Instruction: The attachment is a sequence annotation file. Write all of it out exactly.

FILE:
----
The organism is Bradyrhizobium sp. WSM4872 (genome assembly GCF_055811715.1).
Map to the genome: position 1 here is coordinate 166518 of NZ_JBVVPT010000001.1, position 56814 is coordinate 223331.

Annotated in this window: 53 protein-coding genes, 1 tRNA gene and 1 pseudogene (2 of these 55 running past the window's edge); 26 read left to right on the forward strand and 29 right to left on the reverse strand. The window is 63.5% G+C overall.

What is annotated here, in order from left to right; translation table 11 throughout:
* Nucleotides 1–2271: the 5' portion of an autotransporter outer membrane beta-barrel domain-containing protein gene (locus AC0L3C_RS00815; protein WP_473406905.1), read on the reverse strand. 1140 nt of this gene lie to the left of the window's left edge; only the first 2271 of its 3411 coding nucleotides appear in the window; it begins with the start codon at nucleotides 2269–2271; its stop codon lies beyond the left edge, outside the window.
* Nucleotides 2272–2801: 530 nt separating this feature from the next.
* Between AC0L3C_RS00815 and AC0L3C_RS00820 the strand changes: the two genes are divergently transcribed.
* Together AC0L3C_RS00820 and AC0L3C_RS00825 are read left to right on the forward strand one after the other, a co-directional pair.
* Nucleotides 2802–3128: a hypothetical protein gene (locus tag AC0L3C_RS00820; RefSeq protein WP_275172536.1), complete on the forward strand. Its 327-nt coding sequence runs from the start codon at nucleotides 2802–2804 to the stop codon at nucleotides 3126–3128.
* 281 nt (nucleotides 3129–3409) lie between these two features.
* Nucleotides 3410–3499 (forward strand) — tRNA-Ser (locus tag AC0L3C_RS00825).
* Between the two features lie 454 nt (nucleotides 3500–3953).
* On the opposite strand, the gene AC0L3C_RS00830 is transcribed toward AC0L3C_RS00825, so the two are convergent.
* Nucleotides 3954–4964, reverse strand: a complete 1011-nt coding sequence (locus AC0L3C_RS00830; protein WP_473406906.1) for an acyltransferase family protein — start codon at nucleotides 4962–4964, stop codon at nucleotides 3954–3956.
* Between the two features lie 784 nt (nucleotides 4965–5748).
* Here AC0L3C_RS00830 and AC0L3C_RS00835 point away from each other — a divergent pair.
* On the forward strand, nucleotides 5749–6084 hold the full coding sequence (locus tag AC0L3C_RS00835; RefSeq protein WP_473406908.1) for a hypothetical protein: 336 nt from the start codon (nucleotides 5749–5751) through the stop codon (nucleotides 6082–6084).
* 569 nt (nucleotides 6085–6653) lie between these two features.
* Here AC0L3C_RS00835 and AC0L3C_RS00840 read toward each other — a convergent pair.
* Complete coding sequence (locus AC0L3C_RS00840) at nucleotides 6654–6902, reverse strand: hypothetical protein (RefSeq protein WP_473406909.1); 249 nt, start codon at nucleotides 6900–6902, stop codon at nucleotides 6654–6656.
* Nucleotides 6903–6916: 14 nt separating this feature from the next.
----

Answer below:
The organism is Bradyrhizobium sp. WSM4872 (genome assembly GCF_055811715.1).
Map to the genome: position 1 here is coordinate 166518 of NZ_JBVVPT010000001.1, position 56814 is coordinate 223331.

Annotated in this window: 53 protein-coding genes, 1 tRNA gene and 1 pseudogene (2 of these 55 running past the window's edge); 26 read left to right on the forward strand and 29 right to left on the reverse strand. The window is 63.5% G+C overall.

What is annotated here, in order from left to right; translation table 11 throughout:
* Nucleotides 1–2271: the 5' portion of an autotransporter outer membrane beta-barrel domain-containing protein gene (locus AC0L3C_RS00815; protein WP_473406905.1), read on the reverse strand. 1140 nt of this gene lie to the left of the window's left edge; only the first 2271 of its 3411 coding nucleotides appear in the window; it begins with the start codon at nucleotides 2269–2271; its stop codon lies beyond the left edge, outside the window.
* Nucleotides 2272–2801: 530 nt separating this feature from the next.
* Between AC0L3C_RS00815 and AC0L3C_RS00820 the strand changes: the two genes are divergently transcribed.
* Together AC0L3C_RS00820 and AC0L3C_RS00825 are read left to right on the forward strand one after the other, a co-directional pair.
* Nucleotides 2802–3128: a hypothetical protein gene (locus tag AC0L3C_RS00820; RefSeq protein WP_275172536.1), complete on the forward strand. Its 327-nt coding sequence runs from the start codon at nucleotides 2802–2804 to the stop codon at nucleotides 3126–3128.
* 281 nt (nucleotides 3129–3409) lie between these two features.
* Nucleotides 3410–3499 (forward strand) — tRNA-Ser (locus tag AC0L3C_RS00825).
* Between the two features lie 454 nt (nucleotides 3500–3953).
* On the opposite strand, the gene AC0L3C_RS00830 is transcribed toward AC0L3C_RS00825, so the two are convergent.
* Nucleotides 3954–4964, reverse strand: a complete 1011-nt coding sequence (locus AC0L3C_RS00830; protein WP_473406906.1) for an acyltransferase family protein — start codon at nucleotides 4962–4964, stop codon at nucleotides 3954–3956.
* Between the two features lie 784 nt (nucleotides 4965–5748).
* Here AC0L3C_RS00830 and AC0L3C_RS00835 point away from each other — a divergent pair.
* On the forward strand, nucleotides 5749–6084 hold the full coding sequence (locus tag AC0L3C_RS00835; RefSeq protein WP_473406908.1) for a hypothetical protein: 336 nt from the start codon (nucleotides 5749–5751) through the stop codon (nucleotides 6082–6084).
* 569 nt (nucleotides 6085–6653) lie between these two features.
* Here AC0L3C_RS00835 and AC0L3C_RS00840 read toward each other — a convergent pair.
* Complete coding sequence (locus AC0L3C_RS00840) at nucleotides 6654–6902, reverse strand: hypothetical protein (RefSeq protein WP_473406909.1); 249 nt, start codon at nucleotides 6900–6902, stop codon at nucleotides 6654–6656.
* Nucleotides 6903–6916: 14 nt separating this feature from the next.